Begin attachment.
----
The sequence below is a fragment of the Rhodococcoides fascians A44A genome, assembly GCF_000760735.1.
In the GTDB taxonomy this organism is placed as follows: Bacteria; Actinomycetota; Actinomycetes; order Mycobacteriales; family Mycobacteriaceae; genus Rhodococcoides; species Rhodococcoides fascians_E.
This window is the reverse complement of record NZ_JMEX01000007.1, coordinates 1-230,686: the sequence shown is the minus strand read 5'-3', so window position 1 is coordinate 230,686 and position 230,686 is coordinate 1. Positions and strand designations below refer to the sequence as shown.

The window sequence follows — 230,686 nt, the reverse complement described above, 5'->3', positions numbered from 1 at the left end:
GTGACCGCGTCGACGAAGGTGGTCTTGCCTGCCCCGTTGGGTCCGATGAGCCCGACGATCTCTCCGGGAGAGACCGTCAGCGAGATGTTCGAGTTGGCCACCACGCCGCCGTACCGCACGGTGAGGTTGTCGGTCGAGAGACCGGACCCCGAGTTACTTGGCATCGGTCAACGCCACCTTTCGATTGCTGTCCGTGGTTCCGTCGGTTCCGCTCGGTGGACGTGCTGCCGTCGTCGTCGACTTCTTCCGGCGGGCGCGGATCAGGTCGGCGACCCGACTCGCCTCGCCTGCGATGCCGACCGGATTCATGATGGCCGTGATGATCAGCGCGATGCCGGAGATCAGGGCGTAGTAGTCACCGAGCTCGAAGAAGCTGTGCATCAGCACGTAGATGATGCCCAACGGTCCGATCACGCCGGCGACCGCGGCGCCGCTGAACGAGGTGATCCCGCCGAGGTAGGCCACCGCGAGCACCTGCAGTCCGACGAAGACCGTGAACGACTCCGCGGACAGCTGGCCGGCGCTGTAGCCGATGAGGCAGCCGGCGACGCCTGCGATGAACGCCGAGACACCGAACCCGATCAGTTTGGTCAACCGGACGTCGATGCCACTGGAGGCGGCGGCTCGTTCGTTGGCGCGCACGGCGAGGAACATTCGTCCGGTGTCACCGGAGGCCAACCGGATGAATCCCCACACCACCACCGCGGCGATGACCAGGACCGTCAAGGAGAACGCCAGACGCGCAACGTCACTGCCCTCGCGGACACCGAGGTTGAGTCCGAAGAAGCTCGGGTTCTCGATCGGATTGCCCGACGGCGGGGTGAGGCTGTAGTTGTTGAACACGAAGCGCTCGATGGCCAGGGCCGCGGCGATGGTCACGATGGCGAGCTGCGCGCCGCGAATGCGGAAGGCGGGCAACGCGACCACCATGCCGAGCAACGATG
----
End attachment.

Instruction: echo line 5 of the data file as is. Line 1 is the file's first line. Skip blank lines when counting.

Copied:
GTGACCGCGTCGACGAAGGTGGTCTTGCCTGCCCCGTTGGGTCCGATGAGCCCGACGATCTCTCCGGGAGAGACCGTCAGCGAGATGTTCGAGTTGGCCACCACGCCGCCGTACCGCACGGTGAGGTTGTCGGTCGAGAGACCGGACCCCGAGTTACTTGGCATCGGTCAACGCCACCTTTCGATTGCTGTCCGTGGTTCCGTCGGTTCCGCTCGGTGGACGTGCTGCCGTCGTCGTCGACTTCTTCCGGCGGGCGCGGATCAGGTCGGCGACCCGACTCGCCTCGCCTGCGATGCCGACCGGATTCATGATGGCCGTGATGATCAGCGCGATGCCGGAGATCAGGGCGTAGTAGTCACCGAGCTCGAAGAAGCTGTGCATCAGCACGTAGATGATGCCCAACGGTCCGATCACGCCGGCGACCGCGGCGCCGCTGAACGAGGTGATCCCGCCGAGGTAGGCCACCGCGAGCACCTGCAGTCCGACGAAGACCGTGAACGACTCCGCGGACAGCTGGCCGGCGCTGTAGCCGATGAGGCAGCCGGCGACGCCTGCGATGAACGCCGAGACACCGAACCCGATCAGTTTGGTCAACCGGACGTCGATGCCACTGGAGGCGGCGGCTCGTTCGTTGGCGCGCACGGCGAGGAACATTCGTCCGGTGTCACCGGAGGCCAACCGGATGAATCCCCACACCACCACCGCGGCGATGACCAGGACCGTCAAGGAGAACGCCAGACGCGCAACGTCACTGCCCTCGCGGACACCGAGGTTGAGTCCGAAGAAGCTCGGGTTCTCGATCGGATTGCCCGACGGCGGGGTGAGGCTGTAGTTGTTGAACACGAAGCGCTCGATGGCCAGGGCCGCGGCGATGGTCACGATGGCGAGCTGCGCGCCGCGAATGCGGAAGGCGGGCAACGCGACCACCATGCCGAGCAACGATG